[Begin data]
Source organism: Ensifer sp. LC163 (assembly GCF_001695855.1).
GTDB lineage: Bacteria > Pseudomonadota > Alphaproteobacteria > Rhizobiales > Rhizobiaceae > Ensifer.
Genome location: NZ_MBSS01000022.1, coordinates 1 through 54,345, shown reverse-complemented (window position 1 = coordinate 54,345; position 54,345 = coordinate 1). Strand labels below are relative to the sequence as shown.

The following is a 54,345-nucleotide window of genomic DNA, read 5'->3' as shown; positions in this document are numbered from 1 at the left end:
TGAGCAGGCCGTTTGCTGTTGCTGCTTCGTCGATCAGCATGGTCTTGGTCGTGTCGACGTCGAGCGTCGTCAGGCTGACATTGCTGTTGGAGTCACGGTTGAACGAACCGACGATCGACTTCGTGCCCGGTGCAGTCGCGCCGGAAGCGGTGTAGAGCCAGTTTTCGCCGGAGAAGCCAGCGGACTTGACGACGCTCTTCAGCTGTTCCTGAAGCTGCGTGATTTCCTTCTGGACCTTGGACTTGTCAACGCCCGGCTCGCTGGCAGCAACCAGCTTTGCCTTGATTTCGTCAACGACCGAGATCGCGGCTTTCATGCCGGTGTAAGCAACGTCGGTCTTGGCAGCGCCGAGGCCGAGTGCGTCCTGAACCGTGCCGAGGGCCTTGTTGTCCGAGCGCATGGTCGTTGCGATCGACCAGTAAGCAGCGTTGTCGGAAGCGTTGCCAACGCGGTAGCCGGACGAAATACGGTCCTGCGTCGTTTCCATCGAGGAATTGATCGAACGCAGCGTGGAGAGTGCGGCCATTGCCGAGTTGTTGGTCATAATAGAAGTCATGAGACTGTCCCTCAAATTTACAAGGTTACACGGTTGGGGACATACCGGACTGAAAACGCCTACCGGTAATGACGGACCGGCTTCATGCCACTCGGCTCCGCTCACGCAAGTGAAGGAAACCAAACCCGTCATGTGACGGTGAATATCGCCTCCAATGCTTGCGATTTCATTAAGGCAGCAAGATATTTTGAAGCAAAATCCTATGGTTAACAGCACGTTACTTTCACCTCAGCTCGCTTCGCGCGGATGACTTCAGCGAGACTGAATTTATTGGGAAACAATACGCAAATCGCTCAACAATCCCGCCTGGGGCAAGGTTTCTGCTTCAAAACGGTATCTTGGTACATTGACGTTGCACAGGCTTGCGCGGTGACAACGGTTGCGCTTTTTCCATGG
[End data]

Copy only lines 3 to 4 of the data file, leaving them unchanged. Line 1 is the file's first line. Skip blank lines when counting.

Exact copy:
Genome location: NZ_MBSS01000022.1, coordinates 1 through 54,345, shown reverse-complemented (window position 1 = coordinate 54,345; position 54,345 = coordinate 1). Strand labels below are relative to the sequence as shown.

The following is a 54,345-nucleotide window of genomic DNA, read 5'->3' as shown; positions in this document are numbered from 1 at the left end: